LV2 1.0.0

The first unified LV2 release, LV2 1.0.0, is out.

This release merges the previous lv2core package with all the official extension packages, as well as example plugins, lv2specgen, and additional data. From a developer point of view, the biggest change is that all LV2 API headers can be used by simply checking for the single pkg-config package "lv2" (for compatibility the previous "lv2core" package is still installed). Implementations are encouraged to abandon the "copy paste headers" practice and depend on this package instead.

With this release, several new extensions have become stable that together greatly increase the power of LV2: atom, log, parameters, patch, port-groups, port-props, resize-port, state, time, worker.

Documentation and more detailed change logs

Download LV2 1.0.0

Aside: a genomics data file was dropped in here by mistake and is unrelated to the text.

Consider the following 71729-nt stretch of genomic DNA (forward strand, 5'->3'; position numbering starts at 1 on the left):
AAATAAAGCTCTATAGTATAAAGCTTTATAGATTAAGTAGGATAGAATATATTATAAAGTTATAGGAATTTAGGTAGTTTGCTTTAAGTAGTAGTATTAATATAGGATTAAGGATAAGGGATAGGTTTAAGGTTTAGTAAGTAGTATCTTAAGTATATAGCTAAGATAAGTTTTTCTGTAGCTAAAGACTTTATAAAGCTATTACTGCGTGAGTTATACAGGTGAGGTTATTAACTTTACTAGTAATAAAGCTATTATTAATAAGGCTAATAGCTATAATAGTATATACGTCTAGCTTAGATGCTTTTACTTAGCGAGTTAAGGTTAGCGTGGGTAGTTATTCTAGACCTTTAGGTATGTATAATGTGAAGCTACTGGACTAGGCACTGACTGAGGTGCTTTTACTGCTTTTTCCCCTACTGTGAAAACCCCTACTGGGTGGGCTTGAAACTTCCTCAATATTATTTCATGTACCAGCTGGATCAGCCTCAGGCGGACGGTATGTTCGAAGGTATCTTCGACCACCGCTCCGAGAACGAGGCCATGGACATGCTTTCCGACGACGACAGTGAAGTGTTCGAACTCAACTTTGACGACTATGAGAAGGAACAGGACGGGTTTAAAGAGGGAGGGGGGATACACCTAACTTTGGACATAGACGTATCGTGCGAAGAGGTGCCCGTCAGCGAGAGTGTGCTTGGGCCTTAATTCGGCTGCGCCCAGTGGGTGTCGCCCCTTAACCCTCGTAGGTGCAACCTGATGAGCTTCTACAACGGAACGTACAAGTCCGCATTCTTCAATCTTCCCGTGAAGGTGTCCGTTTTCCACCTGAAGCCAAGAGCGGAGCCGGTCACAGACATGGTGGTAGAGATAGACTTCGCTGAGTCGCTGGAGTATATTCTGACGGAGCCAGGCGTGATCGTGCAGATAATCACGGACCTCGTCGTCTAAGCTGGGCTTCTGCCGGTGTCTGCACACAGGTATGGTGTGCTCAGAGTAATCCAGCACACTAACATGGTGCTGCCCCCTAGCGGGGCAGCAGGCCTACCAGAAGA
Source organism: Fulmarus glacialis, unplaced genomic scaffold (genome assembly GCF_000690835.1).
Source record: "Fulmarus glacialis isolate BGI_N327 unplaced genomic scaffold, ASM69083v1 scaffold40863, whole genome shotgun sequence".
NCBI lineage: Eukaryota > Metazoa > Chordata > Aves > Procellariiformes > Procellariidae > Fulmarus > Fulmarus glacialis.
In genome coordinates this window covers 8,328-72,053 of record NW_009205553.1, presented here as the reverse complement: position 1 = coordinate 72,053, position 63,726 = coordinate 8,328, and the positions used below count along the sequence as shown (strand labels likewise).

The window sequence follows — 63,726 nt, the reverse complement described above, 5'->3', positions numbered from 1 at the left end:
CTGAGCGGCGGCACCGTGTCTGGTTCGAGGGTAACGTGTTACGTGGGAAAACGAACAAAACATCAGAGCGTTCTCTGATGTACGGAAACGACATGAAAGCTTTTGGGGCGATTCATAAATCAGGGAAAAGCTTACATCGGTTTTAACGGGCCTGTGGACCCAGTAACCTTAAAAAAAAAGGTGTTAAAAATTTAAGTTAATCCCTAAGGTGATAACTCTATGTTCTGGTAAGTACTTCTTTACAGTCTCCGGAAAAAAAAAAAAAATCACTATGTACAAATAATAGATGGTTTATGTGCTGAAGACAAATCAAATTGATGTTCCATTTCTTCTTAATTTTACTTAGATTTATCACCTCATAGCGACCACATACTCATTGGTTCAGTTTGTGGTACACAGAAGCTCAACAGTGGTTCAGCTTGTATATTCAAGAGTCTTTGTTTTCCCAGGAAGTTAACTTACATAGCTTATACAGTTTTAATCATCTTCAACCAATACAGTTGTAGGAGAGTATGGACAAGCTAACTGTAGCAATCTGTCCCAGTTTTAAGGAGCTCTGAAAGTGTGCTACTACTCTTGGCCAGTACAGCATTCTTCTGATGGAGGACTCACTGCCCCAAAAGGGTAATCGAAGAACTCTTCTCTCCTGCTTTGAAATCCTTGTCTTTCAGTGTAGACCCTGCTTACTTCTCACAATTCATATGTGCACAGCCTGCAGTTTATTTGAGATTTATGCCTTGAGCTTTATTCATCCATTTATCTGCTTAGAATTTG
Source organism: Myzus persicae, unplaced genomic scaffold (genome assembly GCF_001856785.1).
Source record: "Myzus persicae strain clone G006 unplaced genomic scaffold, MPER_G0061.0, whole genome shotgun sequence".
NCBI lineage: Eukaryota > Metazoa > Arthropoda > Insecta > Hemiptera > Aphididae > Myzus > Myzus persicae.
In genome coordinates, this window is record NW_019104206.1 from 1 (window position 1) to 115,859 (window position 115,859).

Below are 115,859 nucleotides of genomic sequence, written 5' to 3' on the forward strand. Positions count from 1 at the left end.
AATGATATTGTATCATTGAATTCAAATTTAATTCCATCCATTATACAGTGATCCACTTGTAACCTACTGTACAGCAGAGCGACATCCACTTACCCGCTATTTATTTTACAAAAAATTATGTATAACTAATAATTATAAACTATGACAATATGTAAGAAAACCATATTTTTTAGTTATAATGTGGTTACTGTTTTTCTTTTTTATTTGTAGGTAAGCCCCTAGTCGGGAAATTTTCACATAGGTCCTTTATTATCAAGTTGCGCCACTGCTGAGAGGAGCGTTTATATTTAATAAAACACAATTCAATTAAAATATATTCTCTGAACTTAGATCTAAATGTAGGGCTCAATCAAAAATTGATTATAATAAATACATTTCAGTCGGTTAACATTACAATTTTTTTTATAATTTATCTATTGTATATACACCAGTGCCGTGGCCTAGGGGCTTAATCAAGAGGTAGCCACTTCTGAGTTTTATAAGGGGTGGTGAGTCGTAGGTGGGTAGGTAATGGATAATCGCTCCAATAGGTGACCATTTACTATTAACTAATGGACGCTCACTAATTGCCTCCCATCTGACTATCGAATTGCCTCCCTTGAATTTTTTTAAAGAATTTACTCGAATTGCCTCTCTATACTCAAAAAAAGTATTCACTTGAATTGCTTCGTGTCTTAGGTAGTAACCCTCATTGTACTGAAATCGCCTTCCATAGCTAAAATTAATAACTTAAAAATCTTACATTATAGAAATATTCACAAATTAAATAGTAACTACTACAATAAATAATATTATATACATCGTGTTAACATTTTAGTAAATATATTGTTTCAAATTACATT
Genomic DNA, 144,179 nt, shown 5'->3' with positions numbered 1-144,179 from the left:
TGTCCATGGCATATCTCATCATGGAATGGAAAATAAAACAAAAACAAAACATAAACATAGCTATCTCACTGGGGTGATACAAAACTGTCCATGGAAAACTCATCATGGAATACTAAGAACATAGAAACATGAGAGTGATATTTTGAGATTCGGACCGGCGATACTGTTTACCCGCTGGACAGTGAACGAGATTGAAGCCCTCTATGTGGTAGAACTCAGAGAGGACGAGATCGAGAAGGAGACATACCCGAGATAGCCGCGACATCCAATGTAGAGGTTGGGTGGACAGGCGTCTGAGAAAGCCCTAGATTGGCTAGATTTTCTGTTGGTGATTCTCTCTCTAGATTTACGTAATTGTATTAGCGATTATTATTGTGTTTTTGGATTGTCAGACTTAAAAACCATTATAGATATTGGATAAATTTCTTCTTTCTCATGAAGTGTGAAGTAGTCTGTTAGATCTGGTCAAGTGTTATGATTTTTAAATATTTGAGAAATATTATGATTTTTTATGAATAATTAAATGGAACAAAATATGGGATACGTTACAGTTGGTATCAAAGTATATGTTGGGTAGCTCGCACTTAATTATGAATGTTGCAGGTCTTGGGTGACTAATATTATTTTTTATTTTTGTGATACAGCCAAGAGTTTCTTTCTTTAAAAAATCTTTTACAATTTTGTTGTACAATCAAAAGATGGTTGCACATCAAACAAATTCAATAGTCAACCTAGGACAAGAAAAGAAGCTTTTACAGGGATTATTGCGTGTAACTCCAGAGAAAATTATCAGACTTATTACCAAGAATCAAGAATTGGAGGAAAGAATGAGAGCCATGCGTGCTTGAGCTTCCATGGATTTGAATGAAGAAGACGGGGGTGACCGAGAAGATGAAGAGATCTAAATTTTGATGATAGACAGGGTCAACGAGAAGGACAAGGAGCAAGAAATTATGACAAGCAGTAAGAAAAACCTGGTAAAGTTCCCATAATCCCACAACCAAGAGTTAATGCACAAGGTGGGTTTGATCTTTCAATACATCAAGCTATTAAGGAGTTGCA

LV2 atom and state serialisation

I have been working on full round-trip serialisation for everything in the LV2 Atom extension (which also applies for implementing state). I am doing this as a small library with a simple API, with the goal that it be simple to include in any project.

svn co http://svn.drobilla.net/lad/trunk/sratom

Currently this only writes (using Serd), I still need to move the reading stuff into it (which will probably use a model and thus require using Sord).

The Atom extension defines a simple data model for use in LV2 plugins and hosts (or elsewhere). The general Big Idea here is to have a smallish set of primitive types, a few collections, and out of that one can build arbitrarily complex structures. Everything (including containers) is a simple and compact chunk of POD data, but serialises to/from (a subset of) RDF, so it can nicely be described in a plugin's Turtle file, among other advantages.

An easy to adopt serialisation API is important to making these advantages a reality for many implementations, so I have decided to provide one before marking these extensions stable. It also serves as a nice test case with complete coverage. Here is an example of an Atom that contains every currently defined Atom type, as well as MIDI, serialised to Turtle by sratom: